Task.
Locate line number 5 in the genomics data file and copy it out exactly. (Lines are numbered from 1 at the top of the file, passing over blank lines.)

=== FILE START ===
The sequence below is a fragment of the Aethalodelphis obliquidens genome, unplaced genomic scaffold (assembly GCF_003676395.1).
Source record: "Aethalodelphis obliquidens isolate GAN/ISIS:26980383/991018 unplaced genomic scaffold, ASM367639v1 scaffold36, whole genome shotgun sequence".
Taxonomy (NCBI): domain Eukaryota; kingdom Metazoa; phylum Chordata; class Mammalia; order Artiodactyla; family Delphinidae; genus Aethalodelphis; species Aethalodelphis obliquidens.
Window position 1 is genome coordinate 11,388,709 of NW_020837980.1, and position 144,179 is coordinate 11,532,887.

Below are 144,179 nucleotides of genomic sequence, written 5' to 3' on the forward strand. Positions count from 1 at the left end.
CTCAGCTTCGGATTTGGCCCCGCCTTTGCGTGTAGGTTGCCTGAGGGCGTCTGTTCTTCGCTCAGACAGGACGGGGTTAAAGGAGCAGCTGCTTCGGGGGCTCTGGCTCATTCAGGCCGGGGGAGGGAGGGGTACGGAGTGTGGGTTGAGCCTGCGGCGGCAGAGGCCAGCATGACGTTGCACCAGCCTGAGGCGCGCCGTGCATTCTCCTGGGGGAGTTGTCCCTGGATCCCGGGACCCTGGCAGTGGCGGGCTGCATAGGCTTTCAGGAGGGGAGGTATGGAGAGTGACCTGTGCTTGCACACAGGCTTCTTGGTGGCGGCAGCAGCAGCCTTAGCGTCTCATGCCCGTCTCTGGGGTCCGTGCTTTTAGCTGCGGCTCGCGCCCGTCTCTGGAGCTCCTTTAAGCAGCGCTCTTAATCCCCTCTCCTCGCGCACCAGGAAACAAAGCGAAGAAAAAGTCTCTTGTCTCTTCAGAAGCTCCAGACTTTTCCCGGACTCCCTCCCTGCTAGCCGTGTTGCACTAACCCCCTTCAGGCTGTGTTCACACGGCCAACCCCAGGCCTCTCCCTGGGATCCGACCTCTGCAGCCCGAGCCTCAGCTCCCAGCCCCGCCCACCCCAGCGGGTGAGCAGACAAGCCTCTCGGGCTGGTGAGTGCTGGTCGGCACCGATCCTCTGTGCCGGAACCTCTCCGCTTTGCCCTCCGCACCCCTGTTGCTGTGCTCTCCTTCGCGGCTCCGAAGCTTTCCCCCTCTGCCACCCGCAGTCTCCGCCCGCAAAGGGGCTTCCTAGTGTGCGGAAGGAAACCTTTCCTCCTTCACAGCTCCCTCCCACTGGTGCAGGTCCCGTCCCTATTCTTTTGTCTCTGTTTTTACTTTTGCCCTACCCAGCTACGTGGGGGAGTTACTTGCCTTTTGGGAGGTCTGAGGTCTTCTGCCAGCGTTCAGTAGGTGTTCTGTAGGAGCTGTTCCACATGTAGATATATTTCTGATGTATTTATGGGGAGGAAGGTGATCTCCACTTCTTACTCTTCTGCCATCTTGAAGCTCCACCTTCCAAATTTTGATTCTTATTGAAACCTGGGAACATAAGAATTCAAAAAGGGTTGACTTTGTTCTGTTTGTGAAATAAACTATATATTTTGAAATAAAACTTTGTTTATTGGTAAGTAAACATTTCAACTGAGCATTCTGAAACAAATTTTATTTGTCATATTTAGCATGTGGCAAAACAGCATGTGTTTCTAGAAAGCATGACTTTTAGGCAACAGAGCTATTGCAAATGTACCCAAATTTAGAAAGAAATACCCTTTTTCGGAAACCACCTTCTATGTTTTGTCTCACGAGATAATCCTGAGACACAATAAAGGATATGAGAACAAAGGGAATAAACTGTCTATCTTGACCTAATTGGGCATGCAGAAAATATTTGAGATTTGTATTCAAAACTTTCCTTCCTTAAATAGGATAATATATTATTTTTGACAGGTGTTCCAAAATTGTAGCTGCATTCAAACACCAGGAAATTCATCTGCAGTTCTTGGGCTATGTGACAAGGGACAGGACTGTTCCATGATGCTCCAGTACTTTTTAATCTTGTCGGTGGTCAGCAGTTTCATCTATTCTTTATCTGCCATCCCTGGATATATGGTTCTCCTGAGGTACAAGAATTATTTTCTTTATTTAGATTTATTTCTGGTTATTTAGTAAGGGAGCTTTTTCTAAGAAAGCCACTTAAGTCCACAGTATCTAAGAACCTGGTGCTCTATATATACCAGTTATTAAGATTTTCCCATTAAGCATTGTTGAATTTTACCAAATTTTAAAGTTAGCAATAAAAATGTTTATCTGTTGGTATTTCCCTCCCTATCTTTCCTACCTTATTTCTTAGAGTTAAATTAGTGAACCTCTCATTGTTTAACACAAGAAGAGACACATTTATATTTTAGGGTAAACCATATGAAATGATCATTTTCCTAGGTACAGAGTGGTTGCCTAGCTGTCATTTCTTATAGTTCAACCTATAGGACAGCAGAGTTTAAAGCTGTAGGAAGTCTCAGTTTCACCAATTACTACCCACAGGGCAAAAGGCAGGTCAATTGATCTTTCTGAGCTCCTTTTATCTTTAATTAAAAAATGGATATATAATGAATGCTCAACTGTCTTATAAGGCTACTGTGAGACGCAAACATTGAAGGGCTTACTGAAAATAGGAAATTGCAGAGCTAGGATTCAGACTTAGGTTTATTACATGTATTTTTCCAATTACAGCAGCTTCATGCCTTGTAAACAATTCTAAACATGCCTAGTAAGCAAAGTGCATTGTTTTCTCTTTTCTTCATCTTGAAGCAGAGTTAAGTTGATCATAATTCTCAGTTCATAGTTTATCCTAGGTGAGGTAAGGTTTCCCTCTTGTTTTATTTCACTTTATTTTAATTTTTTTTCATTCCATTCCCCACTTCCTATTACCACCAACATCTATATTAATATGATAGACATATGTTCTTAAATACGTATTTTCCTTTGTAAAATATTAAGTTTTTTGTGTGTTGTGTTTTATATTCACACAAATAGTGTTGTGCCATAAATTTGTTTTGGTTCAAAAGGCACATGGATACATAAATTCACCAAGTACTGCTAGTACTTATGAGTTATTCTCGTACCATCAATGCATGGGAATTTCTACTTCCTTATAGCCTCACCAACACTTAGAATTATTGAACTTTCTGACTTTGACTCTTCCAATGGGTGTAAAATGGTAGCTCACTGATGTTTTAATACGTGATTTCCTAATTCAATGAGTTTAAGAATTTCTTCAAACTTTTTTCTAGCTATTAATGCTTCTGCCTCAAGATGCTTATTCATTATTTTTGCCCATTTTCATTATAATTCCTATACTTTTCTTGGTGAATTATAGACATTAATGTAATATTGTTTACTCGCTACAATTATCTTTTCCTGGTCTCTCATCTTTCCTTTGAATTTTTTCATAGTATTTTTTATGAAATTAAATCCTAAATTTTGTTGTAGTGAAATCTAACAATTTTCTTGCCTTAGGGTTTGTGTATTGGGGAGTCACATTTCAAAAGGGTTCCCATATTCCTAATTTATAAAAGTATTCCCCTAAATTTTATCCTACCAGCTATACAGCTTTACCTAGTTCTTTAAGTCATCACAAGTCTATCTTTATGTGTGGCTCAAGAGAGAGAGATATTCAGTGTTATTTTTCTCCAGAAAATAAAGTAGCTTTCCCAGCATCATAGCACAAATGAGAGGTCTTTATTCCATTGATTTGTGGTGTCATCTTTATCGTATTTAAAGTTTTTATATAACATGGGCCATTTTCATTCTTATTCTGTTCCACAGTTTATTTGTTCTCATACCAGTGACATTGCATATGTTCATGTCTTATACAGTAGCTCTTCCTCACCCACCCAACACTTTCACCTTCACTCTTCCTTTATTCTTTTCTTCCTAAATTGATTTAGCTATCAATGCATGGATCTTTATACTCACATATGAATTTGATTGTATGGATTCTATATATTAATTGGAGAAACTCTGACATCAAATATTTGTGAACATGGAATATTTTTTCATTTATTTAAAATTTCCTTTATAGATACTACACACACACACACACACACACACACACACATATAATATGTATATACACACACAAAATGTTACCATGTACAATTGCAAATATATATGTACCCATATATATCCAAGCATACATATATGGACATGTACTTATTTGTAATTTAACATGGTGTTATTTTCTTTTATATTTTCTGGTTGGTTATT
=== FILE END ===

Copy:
Below are 144,179 nucleotides of genomic sequence, written 5' to 3' on the forward strand. Positions count from 1 at the left end.